Invest in Learning to Own

For those fortunate enough to grow old, there will come a time when they no longer have the interest or perhaps the ability to actively lead every day. At that point, independence and security come through ownership. Companies pay dividends and continue to appreciate in value without constant supervision.

When looking ahead to this stage of life, it is important to make sure that the savings accumulated are deployed where they can earn the most. Unfortunately this is a difficult skill to learn because most of the recommendations in the news and most professional advice is wrong. As in the other stages, pay attention to the methods of those who have been successful: Shelby Davis, Warren Buffet, Peter Lynch.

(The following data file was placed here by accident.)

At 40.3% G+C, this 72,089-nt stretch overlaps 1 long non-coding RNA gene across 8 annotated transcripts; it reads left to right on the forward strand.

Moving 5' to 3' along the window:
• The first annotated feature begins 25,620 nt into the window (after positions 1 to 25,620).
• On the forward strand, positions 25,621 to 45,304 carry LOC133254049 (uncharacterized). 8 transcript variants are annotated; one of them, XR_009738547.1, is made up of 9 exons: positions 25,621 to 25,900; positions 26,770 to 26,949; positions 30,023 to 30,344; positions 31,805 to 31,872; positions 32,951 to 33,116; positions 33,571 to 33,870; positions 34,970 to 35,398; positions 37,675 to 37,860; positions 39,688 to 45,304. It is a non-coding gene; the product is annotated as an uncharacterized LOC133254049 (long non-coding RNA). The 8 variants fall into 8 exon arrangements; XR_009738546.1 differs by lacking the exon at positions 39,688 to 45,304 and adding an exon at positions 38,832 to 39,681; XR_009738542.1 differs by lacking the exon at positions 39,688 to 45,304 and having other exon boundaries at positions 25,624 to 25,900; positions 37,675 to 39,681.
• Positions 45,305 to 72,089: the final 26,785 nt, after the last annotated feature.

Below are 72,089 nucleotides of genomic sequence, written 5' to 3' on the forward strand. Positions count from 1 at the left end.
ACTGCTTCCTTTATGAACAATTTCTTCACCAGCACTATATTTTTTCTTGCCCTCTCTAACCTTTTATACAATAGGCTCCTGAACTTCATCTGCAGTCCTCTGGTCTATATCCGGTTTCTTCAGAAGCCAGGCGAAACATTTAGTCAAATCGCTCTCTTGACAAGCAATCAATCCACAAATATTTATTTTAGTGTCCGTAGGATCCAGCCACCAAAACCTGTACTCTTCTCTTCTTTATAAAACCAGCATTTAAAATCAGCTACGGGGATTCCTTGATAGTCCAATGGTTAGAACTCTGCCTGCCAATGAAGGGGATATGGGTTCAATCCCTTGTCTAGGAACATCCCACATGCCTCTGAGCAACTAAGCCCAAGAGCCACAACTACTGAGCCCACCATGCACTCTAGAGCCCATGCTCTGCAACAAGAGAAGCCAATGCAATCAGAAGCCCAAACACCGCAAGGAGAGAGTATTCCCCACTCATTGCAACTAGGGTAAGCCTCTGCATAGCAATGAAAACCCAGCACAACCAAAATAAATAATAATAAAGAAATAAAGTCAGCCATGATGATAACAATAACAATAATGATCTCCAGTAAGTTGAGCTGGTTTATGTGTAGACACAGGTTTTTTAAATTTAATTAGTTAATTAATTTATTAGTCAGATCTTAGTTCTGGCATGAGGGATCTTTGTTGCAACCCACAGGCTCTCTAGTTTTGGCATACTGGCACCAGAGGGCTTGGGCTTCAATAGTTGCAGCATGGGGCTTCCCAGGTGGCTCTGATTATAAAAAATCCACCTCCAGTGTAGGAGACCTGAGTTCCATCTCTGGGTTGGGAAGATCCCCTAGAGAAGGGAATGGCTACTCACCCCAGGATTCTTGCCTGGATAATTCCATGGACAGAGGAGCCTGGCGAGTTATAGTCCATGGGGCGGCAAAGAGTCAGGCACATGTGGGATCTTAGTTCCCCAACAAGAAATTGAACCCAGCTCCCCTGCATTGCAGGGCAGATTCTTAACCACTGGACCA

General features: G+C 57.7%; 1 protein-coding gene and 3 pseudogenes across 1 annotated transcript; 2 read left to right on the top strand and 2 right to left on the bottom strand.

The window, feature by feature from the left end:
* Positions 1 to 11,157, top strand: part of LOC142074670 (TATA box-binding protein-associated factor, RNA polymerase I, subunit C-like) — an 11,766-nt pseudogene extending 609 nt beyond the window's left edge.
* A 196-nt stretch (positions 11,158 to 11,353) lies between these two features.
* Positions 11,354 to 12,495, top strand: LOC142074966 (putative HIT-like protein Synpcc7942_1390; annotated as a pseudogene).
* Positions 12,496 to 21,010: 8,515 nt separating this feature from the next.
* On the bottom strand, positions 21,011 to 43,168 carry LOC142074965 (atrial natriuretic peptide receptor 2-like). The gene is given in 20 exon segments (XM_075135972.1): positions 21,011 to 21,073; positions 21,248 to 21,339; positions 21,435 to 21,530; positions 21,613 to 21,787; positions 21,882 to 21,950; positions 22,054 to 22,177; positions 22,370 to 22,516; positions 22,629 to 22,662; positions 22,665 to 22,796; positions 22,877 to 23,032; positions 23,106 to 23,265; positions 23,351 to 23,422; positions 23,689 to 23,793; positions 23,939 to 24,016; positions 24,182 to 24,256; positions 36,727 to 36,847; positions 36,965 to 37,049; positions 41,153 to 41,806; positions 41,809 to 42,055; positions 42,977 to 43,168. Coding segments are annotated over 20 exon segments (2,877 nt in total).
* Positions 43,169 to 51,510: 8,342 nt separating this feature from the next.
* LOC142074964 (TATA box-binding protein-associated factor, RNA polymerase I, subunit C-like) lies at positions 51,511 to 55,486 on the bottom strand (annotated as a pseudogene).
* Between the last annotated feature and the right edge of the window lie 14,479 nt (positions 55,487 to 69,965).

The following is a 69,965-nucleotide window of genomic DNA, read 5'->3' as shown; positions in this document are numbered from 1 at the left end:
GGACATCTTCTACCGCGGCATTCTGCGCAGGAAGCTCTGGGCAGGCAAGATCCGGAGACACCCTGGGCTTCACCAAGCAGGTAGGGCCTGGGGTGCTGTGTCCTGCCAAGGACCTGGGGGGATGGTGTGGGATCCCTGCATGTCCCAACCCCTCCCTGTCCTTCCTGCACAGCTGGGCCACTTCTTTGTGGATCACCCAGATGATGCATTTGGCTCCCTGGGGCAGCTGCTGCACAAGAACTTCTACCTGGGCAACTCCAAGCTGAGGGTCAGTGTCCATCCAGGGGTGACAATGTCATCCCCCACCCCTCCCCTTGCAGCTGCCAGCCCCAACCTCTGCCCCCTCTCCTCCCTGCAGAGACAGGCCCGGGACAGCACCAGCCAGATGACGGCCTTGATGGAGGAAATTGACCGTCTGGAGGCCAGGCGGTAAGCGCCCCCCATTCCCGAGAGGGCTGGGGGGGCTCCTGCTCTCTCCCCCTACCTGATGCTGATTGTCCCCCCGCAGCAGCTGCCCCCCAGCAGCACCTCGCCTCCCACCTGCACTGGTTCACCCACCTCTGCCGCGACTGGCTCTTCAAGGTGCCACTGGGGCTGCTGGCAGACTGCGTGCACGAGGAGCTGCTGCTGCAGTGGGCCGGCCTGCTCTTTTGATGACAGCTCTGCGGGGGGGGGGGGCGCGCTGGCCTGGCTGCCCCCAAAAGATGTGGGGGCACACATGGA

Read the books, learn the basics and apply the wisdom acquired over your lifetime to develop a methodology and style that works for you.

Study is the Constant

Amazon probably appreciates this post because the one thing is remains constant through all of these stages is reading and learning. One of the books I am currently reading is Team of Rivals: The Political Genius of Abraham Lincoln by historian Doris Kearns Goodwin. One of the most remarkable traits of our greatest President is that he never stopped reading and never stopped learning.

What are you learning this week?

You might also like:

The Age of Creativity

Do Your Own Annual Review

The Thrill of Ownership

The Creativity Paradox is sponsored in part by Convertible Solutions which supplies specialty paper substrates to digital printersdirect marketing companies and photo book fulfillment companies.